VOD film review: Annette
Mark Harrison | On 26, Nov 2021
Director: Leos Carax
Cast: Adam Driver, Marion Cotillard, Simon Helberg, Ron Mael, Russell Mael
It’s a tale as old as time. Sparks makes catchy yet underrated pop music for more than 50 years. Leos Carax makes stunning yet uncategorisable art films for more than 40 years. Sparks meets Leos Carax and they make Annette, an uncategorisable rock opera that lands somewhere between fantasy and morality play.
The film opens with a request that the audience hold their breath for the duration before diving into “So May We Start”, an introductory number (featuring Carax, Sparks brothers Ron and Russell Mael and the cast) that effectively frogmarches you through the proscenium and into the story.
Fans of Carax’s previous film, 2012’s existential slice-of-life odyssey Holy Motors, will recognise the style, but Annette has a more conventional and linear narrative. It follows the unlikely pairing of edgelord stand-up comedian Henry McHenry (Adam Driver), who claims that his “Ape of God” act is the only way he knows to tell the truth without getting killed, and internationally renowned singer Ann Desfranoux (Marion Cotillard), who dies every night on stage at the end of her acclaimed show.
Warbling the almost ironic refrain “We love each other so much” while Ann’s accompanist (Simon Helberg) jealously watches on, the couple run into problems after conceiving their daughter, Annette. At once as beautiful as Ann and as artificial as Henry, the child is played by a puppet and she has a unique gift that’s both alarming and highly lucrative in her father’s view.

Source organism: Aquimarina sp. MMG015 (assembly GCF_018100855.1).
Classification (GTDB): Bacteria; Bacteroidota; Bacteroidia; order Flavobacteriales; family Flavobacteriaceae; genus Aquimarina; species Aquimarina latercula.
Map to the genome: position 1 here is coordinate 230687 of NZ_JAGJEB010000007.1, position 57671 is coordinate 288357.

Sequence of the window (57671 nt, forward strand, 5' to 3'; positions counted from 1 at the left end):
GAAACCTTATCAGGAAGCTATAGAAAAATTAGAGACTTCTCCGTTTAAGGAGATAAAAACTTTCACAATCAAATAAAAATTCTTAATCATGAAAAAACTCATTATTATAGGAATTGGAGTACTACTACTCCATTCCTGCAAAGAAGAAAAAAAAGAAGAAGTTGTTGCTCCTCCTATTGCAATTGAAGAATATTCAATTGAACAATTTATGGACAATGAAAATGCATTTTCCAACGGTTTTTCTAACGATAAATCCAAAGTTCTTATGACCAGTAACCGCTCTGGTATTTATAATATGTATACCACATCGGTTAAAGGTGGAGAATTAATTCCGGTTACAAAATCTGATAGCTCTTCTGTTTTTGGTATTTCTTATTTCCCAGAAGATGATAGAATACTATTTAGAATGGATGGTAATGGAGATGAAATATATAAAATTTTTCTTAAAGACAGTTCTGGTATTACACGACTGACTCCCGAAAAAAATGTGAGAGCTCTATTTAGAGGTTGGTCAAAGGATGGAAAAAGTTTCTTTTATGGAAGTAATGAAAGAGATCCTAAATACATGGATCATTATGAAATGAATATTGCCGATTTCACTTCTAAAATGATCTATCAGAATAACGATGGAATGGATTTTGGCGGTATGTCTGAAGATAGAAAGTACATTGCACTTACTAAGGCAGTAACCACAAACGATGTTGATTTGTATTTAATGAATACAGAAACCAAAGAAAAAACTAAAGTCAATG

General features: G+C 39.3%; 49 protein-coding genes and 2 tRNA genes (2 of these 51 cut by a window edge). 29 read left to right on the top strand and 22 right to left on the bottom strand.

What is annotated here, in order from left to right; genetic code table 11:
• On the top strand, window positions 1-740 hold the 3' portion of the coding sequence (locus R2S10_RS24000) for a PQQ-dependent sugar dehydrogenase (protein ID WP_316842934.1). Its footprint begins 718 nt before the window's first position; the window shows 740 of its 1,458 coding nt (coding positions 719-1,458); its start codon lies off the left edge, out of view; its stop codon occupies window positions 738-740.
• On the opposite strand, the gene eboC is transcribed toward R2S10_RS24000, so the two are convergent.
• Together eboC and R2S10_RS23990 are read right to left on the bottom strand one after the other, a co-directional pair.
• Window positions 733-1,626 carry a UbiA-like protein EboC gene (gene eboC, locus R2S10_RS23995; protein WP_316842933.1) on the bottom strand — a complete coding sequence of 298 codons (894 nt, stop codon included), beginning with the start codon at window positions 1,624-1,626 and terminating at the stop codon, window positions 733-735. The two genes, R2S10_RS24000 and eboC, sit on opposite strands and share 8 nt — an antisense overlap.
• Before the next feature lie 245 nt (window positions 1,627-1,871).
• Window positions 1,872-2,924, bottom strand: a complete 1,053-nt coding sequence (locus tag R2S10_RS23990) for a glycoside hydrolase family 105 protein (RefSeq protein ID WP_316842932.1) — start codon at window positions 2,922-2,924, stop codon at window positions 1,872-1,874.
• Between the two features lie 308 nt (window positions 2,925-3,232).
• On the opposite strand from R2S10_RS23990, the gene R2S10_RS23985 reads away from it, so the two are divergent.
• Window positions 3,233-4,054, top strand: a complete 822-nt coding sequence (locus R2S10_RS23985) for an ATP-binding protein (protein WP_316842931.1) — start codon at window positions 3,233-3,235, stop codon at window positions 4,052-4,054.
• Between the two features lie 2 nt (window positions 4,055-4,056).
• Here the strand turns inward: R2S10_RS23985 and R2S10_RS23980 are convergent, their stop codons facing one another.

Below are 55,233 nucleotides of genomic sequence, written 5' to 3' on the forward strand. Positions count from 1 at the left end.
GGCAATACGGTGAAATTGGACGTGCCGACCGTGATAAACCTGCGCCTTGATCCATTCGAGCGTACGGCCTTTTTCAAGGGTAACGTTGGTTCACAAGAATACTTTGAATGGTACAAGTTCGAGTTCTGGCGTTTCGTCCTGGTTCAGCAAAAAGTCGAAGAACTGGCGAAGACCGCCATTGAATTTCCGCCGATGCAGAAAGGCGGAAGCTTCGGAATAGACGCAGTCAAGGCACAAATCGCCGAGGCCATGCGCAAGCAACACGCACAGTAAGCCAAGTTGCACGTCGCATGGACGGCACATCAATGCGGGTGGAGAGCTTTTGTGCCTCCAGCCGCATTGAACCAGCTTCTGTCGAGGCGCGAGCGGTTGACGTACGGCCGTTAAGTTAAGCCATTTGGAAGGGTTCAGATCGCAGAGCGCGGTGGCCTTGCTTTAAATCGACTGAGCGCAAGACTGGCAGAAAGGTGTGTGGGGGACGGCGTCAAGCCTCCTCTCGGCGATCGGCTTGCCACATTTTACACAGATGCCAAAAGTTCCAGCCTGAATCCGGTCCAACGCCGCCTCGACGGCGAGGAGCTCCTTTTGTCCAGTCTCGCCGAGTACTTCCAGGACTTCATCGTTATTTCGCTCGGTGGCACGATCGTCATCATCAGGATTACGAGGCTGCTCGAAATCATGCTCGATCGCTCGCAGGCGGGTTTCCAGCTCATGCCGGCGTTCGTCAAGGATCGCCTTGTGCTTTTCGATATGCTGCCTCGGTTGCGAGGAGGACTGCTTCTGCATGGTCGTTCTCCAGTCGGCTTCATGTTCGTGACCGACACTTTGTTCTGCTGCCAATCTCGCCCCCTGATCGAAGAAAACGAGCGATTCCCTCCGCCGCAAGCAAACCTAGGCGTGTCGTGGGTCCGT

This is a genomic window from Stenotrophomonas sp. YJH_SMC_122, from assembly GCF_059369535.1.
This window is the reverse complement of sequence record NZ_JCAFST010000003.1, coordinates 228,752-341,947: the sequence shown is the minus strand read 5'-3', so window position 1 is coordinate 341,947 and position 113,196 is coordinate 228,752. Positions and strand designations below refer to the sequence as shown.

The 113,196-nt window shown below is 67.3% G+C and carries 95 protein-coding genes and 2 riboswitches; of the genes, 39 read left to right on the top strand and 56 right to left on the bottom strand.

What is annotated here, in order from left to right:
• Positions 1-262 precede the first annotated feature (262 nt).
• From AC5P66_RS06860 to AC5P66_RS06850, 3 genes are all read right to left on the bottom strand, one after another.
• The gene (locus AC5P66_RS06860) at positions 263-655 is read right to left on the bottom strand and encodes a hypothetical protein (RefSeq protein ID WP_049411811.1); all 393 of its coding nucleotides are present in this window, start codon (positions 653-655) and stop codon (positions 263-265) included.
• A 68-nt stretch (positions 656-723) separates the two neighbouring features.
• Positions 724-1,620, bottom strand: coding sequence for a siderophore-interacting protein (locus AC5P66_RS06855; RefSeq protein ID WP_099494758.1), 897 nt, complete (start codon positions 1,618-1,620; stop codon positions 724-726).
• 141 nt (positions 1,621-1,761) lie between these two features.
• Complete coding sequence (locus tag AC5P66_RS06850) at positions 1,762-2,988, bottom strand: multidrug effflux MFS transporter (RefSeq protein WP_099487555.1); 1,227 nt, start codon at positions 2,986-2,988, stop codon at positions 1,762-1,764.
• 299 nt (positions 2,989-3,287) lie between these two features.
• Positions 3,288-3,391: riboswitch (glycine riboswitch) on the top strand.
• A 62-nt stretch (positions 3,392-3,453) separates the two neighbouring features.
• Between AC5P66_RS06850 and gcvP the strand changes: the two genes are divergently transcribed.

The film is nothing revolutionary, but it’s a film of firsts for its writers and directors. Carax makes his English-language debut, while the Maels finally get a musical made after past attempts with directors Jacques Tati and Tim Burton. That it comes in the same year as Edgar Wright’s documentary The Sparks Brothers is just gravy. In any case, their tunes here lend to Annette’s general unnerving capacity to get inside your head.
While some theatrical musical conventions are honoured in the staging of the film, the songs aren’t catchy standards so much as concept-album pieces, eerily repeating throughout the first half and then haunting the action through to the finale.
With an emphasis on the operatic aspect, it’s post-modern and ironic and self-indulgent in a way that could rankle – an over-balance in either direction would make this a Lemony Snicket-style trifle about a dastardly performer turning to crime and exploiting children for profit. Driver’s character is both loathsome and self-loathing and Cotillard is the saintly foil to what the in-film showbiz news bulletins call their “Beauty and the Bastard” chemistry.
There’s also a career-best supporting turn by Helberg, whose presence in the second half of the film in particular emphasises the human side of things. For all the artifice and in-your-face irony, whether it’s the puppet title character or the sporadic cameos by the Mael brothers, Annette means what it says. It’s got funny bits, but the overriding tone is earnest and sincere.
Annette has different goals and its funny way of getting to them makes unforgettable viewing. It’s at once the stuff that cult classics are made of and a more mainstream film than you expect from this director. Like Henry and Ann, Sparks and Carax are a match made… well, somewhere, and love it or hate it, their collaboration yields memorable results.